Monday, June 27, 2016

Taking control of my health_Living with Diabetes

Warning--This is a pretty long post with many educational points. If you don't want to feel like you are back in school, you can skip to the bottom, where I have posted a healthy and yummy recipe!

Y'all know I am a diabetic right? I am sure I have mentioned it a few times. I have been diagnosed since 2005. Eleven long years of dealing with this crappy ass disease.  I have the type 2 'beetus. And it is a beast. And a bitch. And I hate it. And I hate that my body is defective. And I hate being a slave to medicine. And I hate that I have to ALWAYS think about food. What I eat, what I drink, planning my meals, taking my meds, checking my glucose levels...blah, blah, blah.

Every day. Twice a day. Sometimes more if needed.

Managing my meds. Any wonder why people get confused, miss doses or accidentally overdose? And the purple pill keeper--that is just the weekly, MORNING meds. I have meds I take at night also. 

I shouldn't complain. There are many other diseases far worse than diabetes. I am lucky (in a sense) because it can be controlled with oral/ injectable medications, exercise, diet and sometimes-- just sometimes-- you can actually get off the medicine.  Diabetes doesn't really go away, it is a chronic, lifelong condition. If it does "go away",  it is sort of like being in remission. Even with control it can come back later in life for Type 2's.  Type 1 diabetics don't have as many choices as type 2's in that regard.  They are stuck--quite literally--with needles. Injections or an insulin pump are a way of life.  It is their life. 

The reality is Diabetes is the 7th leading cause of death in the United States. It is the fastest growing chronic disease in the US with 29 MILLION people having diabetes (~1.3 million are type 1). 1.4 MILLION NEW cases are diagnosed each year. 

Diabetes is a scary disease! 
There are all sorts of complications and co-morbid conditions that go with this disease. High blood pressure, high cholesterol, increase chance of cardiac arrests, strokes, kidney disease, blindness, and amputations. Good times right?

Here's the facts jack--I will 100% die from diabetes and it's complications if I can't/ don't control my blood sugar. 

And the medications--well those might just kill me too. Many of  the medications have "potential" side effects just as scary as the disease itself. Heart attacks, liver cancer, kidney cancer, strokes... It is a fine balance to find the right medications with the least amount of side effects.  I am particularly paranoid because I was a chemist for 20 years. So I am not a great patient, always badgering my doctor about the medications, side effects, clinical trials, and post market reports. Hey--you gotta be your own advocate for your health.

What are the risk factors?
Genetics--Ethnicity, Age, Personal and Family Medical History
Diabetes can occur at any point in one's life. Diabetes while pregnant (without having a previous condition of diabetes) is called gestational diabetes. Later in life is called Latent Diabetes.

Not all diabetics are fat! Weight, diet and exercise are certainly contributing factors but not necessarily the cause. 20 lbs of extra weight can be the difference in an elevated glucose or not. 

For women, one of the leading cause of diabetes is Polycystic Ovarian Syndrome (PCOS). Not only is PCOS a leading cause of infertility, the hormones interfere with the production and acceptance of insulin, often resulting in elevated glucose levels and subsequently diabetes.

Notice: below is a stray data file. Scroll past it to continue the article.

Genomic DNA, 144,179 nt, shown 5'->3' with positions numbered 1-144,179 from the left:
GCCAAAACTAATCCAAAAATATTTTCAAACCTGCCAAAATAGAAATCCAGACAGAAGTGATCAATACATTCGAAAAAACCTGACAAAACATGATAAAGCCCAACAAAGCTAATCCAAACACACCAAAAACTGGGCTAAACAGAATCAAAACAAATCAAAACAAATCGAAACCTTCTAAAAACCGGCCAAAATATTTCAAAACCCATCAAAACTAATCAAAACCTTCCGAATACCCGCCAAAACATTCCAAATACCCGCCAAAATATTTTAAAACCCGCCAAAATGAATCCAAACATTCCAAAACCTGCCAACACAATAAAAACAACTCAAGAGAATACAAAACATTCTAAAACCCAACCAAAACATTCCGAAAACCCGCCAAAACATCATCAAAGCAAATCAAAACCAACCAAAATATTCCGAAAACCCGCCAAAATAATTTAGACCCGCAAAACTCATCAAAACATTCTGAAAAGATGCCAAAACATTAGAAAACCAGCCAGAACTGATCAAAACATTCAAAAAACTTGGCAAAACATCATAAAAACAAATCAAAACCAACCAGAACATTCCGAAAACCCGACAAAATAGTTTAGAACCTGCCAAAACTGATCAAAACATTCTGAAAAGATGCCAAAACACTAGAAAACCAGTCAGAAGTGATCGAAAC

Anatomy and Physiology
Diabetes is an endocrine (metabolic) disorder. Insulin --which the body produces naturally in the Pancreas--more specifically beta cells called Islets of Langerhans. There are approximately 1 million beta cells in a healthy adult pancreas. Type 1 diabetes occurs because the immune system sees the beta cells as dangerous and destroys them. Type 2 often occurs because the insulin produced is defective and can't be accepted by the receptors or the body can't process the insulin efficiently to control the glucose in our blood stream.

When we consume food, glucose levels rise and insulin is released to reduce the glucose levels. All foods have some form of sugar. Milk/ dairy (lactose), fruits and vegetables (fructose) and  starchy plants-like corn- (dextrose), and table sugar (sucrose). If it ends in -OSE, it is a sugar. All forms of starches, carbohydrates, etc. are converted into glucose,for our body to use

What is normal anyway?
A normal fasting glucose level (no food for 8 hours) is 77-99 mg/dL. Postprandial (after eating) 2  hours that level should be less than 140 mg/dL.

Signs and Symptoms of Elevated Glucose
Excessive Thirst
Increased urination
Dry Skin
Nausea and Vomiting
Abdominal Pain
Cramping/ Bloating/ Increased bowel movements
Blurred Vision
Wounds that are slow to heal
Weight loss
Increased appetite
Light Headedness
Hot/ Flushed skin

Not everyone will have all these symptoms. Maybe you have a few. Often by themselves people shrug it off as being under the weather.  Do yourself a favor, don't wait or blow it off. A simple urine or fingerstick blood test can confirm elevated glucose.

Diabetes is BIG business
The estimated cost of diagnosed diabetes is in excess of $245 billion dollars. This is testing, medications, hospitals stays, physician  management, supplies and reduced productivity to the workforce. Diabetic patients spend an average of $13,000 annually on medical expenditures.

Take Control
It doesn't have to be all doom and gloom. You can take control. I AM taking control. When I was first diagnosed eleven years ago, I said  "ppfffttt--I got this. I am going to lose weight, get in shape and I will be off my meds in year." Ummm, not so much. My weight has yoyo'ed, along with my meds and blood sugar. I have had a multitude of health issues because diabetes is a systemic disease. It affects...EVERYTHING!

Finally I have had enough. I want off this ride, it sucks. In November, I had a crisis. My meds quit working. yep. Just stopped. I was faithfully (ok- 95% of the time because nobody is perfect) taking my meds, I had begun losing weight, eating healthier and WHAMO-BLAMO! my meds quit working and my glucose levels shot up to the high 400's.  Almost 4-5 times the normal range. That is bad. REALLY BAD!